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July 17, 2017: Gloucester Woman Pleads Guilty to Her Role in Counterfeit Steroid Trafficking Scheme

July 17, 2017: Gloucester Woman Pleads Guilty to Her Role in Counterfeit Steroid Trafficking Scheme

 

 

 

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             U.S. Department of Justice Press Release

 

 

For Immediate Release
July 17, 2017

United States Department of Justice

District of Massachusetts

BOSTON – A Gloucester woman pleaded guilty Friday, July 14, 2017, in federal court in Boston for her role in a conspiracy to traffic steroids and launder money.

Melissa Sclafani, 29, pleaded guilty to one count of conspiracy with intent to distribute and distribute counterfeit steroids and one count of conspiracy to launder money. U.S. District Court Judge Nathaniel M. Gorton scheduled sentencing for Oct. 24, 2017.  On April 12, 2017, Sclafani and five others were charged by criminal complaint.

From at least February 2016 until April 12, 2017, Sclafani conspired with others to manufacture steroid products, market them as “Onyx” steroids, and sell them to customers across the United States using email and social media platforms. Customers paid for the steroids via money remitters, such as Western Union and MoneyGram, and members of the conspiracy used false identifications and multiple remitter locations to pick up the steroid proceeds.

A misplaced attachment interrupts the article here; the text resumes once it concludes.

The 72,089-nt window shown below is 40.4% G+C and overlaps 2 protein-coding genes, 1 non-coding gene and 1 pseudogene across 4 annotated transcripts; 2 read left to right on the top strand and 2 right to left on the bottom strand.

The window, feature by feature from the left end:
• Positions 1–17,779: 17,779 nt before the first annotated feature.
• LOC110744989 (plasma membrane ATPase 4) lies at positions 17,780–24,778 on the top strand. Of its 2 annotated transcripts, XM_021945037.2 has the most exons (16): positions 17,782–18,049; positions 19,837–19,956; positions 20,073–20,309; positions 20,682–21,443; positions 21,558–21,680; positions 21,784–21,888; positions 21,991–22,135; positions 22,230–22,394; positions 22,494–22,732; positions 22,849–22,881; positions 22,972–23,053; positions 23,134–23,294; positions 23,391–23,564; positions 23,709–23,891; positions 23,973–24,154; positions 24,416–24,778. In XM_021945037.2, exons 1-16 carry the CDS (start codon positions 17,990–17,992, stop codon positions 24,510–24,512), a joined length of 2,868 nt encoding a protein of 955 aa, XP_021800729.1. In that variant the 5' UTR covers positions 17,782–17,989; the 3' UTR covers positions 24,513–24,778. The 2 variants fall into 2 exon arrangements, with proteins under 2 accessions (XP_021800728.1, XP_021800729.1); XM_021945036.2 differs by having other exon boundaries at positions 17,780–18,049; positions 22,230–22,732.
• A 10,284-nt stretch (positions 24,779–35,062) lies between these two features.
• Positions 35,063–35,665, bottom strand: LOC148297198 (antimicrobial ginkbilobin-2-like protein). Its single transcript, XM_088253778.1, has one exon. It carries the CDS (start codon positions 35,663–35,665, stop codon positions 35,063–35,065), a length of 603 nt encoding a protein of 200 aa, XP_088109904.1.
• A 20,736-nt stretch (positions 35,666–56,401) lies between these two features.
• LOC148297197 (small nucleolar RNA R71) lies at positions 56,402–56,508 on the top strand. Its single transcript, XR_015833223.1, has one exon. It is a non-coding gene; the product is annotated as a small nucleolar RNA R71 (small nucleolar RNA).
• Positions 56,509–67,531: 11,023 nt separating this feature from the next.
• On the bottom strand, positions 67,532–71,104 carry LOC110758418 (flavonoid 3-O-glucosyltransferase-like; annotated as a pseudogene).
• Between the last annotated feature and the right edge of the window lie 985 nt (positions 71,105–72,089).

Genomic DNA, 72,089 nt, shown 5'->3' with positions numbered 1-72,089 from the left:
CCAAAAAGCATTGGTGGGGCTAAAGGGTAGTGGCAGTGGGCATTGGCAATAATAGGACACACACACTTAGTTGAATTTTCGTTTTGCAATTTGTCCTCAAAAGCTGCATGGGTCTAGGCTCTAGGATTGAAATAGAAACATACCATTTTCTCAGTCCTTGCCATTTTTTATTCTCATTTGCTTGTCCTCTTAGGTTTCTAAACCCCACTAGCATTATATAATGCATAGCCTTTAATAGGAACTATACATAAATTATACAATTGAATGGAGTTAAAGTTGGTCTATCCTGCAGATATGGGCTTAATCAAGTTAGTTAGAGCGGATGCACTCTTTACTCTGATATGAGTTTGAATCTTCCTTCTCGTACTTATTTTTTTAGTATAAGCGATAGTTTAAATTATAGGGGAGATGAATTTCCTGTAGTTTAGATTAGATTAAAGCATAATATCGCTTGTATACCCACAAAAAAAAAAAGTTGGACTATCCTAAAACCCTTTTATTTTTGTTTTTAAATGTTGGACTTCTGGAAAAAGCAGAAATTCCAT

Sclafani obtained materials and supplies to manufacture the counterfeit steroids and served as the corporate secretary of Wicked Tan LLC, a tanning business in Beverly that was owned by two co-conspirators. Sclafani assisted members of the conspiracy in laundering proceeds from the sale of counterfeit steroids through the business.     

 

The conspiracy charge provides for a sentence of no greater than five years in prison, three years of supervised release, and a fine of up to $250,000 or twice the gain or loss of the conspiracy, and the charge of money laundering conspiracy provides for a sentence of no greater than 20 years in prison, three years of supervised release, and a fine of $500,000 or twice the gain or loss of the conspiracy. Sentences are imposed by a federal district court judge based upon the U.S. Sentencing Guidelines and other statutory factors.

 

Acting United States Attorney William D. Weinreb; Matthew Etre, Special Agent in Charge of Homeland Security Investigations in Boston; Shelly Binkowski, Inspector in Charge of the U.S. Postal Inspection Service; and Jeffrey Ebersole, Special Agent in Charge of the Food and Drug Administration, Office of Criminal investigation, New York Field Office, made the announcement today. Assistant U.S. Attorneys Amy Harman Burkart and David J. D’Addio of Weinreb’s Cybercrime Unit are prosecuting the case.

 

Topic(s): 

Drug Trafficking

 

Component(s): 

USAO - Massachusetts